White replaced Witherspoon with NCAA legend Bobby Hurley and then replaced Quinn with Division-III coaching legend Lance Leipold.
But his departure possibly leaves UB Athletics with an identity crisis. In 2013, White implemented the New York Bulls Initiative, an attempt emphasis UB’s standing in New York in its athletics. He rebranded the program with a new logo that highlights “New York” rather than “Buffalo.”
The logo can now be seen everywhere, from Twitter to the basketball court in Alumni Arena.
But the switch has drawn backlash over the years to essentially eliminate “Buffalo” from the rebranding. Despite skeptics, the initiative thrived for one of White’s finest attributes – getting donations – which allowed for the construction of luxury seating at UB Stadium now dubbed the Edward J. Gicewicz Club.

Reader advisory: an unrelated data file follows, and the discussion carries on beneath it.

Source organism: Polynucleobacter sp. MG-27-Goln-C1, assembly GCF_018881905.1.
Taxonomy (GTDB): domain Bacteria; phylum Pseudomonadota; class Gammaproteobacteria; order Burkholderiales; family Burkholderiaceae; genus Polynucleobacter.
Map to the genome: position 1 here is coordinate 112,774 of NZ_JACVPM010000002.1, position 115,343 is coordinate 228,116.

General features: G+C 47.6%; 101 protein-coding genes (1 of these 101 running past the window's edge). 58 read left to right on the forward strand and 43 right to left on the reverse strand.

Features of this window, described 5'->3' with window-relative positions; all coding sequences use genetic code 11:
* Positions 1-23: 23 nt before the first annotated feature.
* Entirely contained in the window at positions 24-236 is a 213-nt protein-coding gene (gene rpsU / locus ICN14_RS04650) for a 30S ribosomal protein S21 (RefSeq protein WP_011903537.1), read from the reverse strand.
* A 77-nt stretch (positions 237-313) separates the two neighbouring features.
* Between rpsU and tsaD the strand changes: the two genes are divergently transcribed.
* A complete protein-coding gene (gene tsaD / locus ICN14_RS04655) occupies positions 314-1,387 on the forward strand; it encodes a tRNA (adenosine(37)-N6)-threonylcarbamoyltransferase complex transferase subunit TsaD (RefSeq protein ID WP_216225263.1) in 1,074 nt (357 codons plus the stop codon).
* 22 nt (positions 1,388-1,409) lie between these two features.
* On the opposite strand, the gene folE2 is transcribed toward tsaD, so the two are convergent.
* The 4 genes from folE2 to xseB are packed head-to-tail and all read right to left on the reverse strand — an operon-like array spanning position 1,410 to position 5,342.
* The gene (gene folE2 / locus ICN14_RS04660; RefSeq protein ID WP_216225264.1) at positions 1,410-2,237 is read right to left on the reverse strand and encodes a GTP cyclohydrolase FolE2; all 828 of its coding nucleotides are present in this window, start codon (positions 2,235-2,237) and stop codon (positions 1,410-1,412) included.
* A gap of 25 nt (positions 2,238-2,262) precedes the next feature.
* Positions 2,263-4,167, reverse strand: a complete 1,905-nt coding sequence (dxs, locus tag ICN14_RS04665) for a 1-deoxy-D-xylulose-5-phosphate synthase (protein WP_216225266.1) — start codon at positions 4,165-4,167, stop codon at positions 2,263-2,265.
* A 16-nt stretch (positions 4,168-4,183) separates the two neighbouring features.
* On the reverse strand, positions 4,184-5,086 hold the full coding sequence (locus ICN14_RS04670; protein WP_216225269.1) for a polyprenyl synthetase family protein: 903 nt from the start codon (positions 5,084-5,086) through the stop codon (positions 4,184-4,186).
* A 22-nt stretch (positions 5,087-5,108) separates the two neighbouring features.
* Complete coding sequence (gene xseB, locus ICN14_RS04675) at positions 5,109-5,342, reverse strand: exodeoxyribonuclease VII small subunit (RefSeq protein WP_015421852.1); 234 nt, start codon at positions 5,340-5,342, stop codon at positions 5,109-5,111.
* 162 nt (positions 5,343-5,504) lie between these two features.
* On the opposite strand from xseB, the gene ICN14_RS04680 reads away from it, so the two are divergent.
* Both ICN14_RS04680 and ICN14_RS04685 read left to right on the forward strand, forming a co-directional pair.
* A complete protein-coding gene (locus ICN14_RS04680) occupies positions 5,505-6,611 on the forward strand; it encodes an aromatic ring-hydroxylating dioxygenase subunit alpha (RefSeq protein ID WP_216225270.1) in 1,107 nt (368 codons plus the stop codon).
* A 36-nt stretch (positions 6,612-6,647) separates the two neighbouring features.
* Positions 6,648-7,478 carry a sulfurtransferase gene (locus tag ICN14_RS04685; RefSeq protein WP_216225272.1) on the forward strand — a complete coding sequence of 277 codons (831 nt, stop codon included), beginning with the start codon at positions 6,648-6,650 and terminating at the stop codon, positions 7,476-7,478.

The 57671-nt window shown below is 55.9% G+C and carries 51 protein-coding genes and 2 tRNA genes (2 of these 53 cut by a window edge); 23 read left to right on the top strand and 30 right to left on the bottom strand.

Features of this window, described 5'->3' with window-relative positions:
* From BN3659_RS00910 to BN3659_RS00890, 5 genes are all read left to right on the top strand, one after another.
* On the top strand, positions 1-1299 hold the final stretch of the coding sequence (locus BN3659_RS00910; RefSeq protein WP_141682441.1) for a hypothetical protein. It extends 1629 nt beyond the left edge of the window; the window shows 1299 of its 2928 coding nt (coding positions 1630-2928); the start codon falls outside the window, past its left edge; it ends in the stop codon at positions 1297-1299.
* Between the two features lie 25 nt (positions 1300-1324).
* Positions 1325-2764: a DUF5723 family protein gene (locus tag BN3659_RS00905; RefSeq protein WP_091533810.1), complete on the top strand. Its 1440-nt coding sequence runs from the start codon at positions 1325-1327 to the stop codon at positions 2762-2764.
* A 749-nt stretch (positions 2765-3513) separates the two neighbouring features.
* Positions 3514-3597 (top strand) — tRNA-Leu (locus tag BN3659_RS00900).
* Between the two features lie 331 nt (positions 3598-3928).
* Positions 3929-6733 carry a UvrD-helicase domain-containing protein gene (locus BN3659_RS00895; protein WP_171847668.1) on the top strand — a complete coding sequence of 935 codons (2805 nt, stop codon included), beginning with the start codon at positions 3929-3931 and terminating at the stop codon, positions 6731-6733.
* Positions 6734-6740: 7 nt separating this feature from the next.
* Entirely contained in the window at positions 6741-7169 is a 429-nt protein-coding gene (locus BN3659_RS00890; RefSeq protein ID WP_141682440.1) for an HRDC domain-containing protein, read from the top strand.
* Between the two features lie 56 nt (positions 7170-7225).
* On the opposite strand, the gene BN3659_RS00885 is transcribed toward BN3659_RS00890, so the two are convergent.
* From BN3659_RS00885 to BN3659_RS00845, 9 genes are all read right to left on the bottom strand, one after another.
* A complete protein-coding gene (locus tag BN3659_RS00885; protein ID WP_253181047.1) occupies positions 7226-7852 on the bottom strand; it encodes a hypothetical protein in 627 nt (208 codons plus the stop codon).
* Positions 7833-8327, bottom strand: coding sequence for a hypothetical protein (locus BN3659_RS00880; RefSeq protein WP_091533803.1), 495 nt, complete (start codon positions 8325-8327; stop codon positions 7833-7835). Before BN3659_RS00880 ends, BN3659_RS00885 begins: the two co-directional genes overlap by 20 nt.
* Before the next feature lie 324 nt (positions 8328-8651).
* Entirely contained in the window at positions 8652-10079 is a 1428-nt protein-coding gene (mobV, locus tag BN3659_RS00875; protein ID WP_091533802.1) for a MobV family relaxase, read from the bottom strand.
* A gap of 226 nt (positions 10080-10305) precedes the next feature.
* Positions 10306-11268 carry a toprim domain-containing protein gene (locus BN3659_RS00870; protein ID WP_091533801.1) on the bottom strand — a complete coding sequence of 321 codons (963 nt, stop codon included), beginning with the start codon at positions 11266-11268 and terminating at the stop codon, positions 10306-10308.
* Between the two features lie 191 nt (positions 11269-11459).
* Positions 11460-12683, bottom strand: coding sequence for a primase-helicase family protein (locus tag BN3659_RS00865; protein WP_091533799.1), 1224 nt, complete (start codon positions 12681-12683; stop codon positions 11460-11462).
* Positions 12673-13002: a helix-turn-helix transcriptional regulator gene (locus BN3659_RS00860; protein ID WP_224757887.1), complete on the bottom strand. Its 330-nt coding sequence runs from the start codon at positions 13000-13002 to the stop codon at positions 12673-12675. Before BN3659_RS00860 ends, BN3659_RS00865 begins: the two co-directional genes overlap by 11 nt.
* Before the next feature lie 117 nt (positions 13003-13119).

Whether or not UB Athletics continues to use the moniker once a new AD is in place, UB alumnus and donor Tunney Murchie doesn’t think a name and a logo should be a main concern.
“That’s a very small issue – the name. I think it’s coaching,” Murchie said. “I think it is games and serious competition, recruitment, getting the right players here. I think that’s the issue. And in order for that to happen, alumni, like myself … I feel it’s up to us to make things happen. We’re a state school. There are certain road blocks and brick walls.”
Murchie donated a total of $4 million during the past few years to UB Athletics, which was under White’s guidance at the time. He said he wanted to contribute money to the program because he saw the sustainable potential the program had, even if White left Buffalo.